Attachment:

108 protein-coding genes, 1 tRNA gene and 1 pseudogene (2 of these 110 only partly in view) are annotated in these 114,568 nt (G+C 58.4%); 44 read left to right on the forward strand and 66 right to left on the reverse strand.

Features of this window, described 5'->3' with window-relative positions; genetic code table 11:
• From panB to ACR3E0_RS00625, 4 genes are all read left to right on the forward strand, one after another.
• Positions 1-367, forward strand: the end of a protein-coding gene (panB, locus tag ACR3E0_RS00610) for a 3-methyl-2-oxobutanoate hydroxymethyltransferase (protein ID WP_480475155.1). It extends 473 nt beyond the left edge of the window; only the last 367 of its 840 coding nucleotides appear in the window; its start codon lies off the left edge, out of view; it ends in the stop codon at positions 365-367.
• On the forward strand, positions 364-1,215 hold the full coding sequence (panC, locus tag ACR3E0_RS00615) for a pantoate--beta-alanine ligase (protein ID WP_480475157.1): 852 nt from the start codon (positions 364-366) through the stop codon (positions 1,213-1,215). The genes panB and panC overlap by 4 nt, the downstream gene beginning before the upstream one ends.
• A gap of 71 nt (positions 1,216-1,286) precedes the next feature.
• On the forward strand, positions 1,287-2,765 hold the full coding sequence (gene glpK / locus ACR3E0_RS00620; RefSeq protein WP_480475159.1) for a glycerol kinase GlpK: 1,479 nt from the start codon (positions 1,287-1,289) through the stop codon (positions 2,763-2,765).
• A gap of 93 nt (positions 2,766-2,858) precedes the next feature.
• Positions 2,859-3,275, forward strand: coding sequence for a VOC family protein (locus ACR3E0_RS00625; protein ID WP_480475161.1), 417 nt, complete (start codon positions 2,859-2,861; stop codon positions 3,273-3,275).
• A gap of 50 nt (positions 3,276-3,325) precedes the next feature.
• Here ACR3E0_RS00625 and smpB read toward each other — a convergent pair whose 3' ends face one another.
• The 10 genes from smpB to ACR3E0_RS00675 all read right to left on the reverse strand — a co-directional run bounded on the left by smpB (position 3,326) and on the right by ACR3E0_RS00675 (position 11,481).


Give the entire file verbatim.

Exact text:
108 protein-coding genes, 1 tRNA gene and 1 pseudogene (2 of these 110 only partly in view) are annotated in these 114,568 nt (G+C 58.4%); 44 read left to right on the forward strand and 66 right to left on the reverse strand.

Features of this window, described 5'->3' with window-relative positions; genetic code table 11:
• From panB to ACR3E0_RS00625, 4 genes are all read left to right on the forward strand, one after another.
• Positions 1-367, forward strand: the end of a protein-coding gene (panB, locus tag ACR3E0_RS00610) for a 3-methyl-2-oxobutanoate hydroxymethyltransferase (protein ID WP_480475155.1). It extends 473 nt beyond the left edge of the window; only the last 367 of its 840 coding nucleotides appear in the window; its start codon lies off the left edge, out of view; it ends in the stop codon at positions 365-367.
• On the forward strand, positions 364-1,215 hold the full coding sequence (panC, locus tag ACR3E0_RS00615) for a pantoate--beta-alanine ligase (protein ID WP_480475157.1): 852 nt from the start codon (positions 364-366) through the stop codon (positions 1,213-1,215). The genes panB and panC overlap by 4 nt, the downstream gene beginning before the upstream one ends.
• A gap of 71 nt (positions 1,216-1,286) precedes the next feature.
• On the forward strand, positions 1,287-2,765 hold the full coding sequence (gene glpK / locus ACR3E0_RS00620; RefSeq protein WP_480475159.1) for a glycerol kinase GlpK: 1,479 nt from the start codon (positions 1,287-1,289) through the stop codon (positions 2,763-2,765).
• A gap of 93 nt (positions 2,766-2,858) precedes the next feature.
• Positions 2,859-3,275, forward strand: coding sequence for a VOC family protein (locus ACR3E0_RS00625; protein ID WP_480475161.1), 417 nt, complete (start codon positions 2,859-2,861; stop codon positions 3,273-3,275).
• A gap of 50 nt (positions 3,276-3,325) precedes the next feature.
• Here ACR3E0_RS00625 and smpB read toward each other — a convergent pair whose 3' ends face one another.
• The 10 genes from smpB to ACR3E0_RS00675 all read right to left on the reverse strand — a co-directional run bounded on the left by smpB (position 3,326) and on the right by ACR3E0_RS00675 (position 11,481).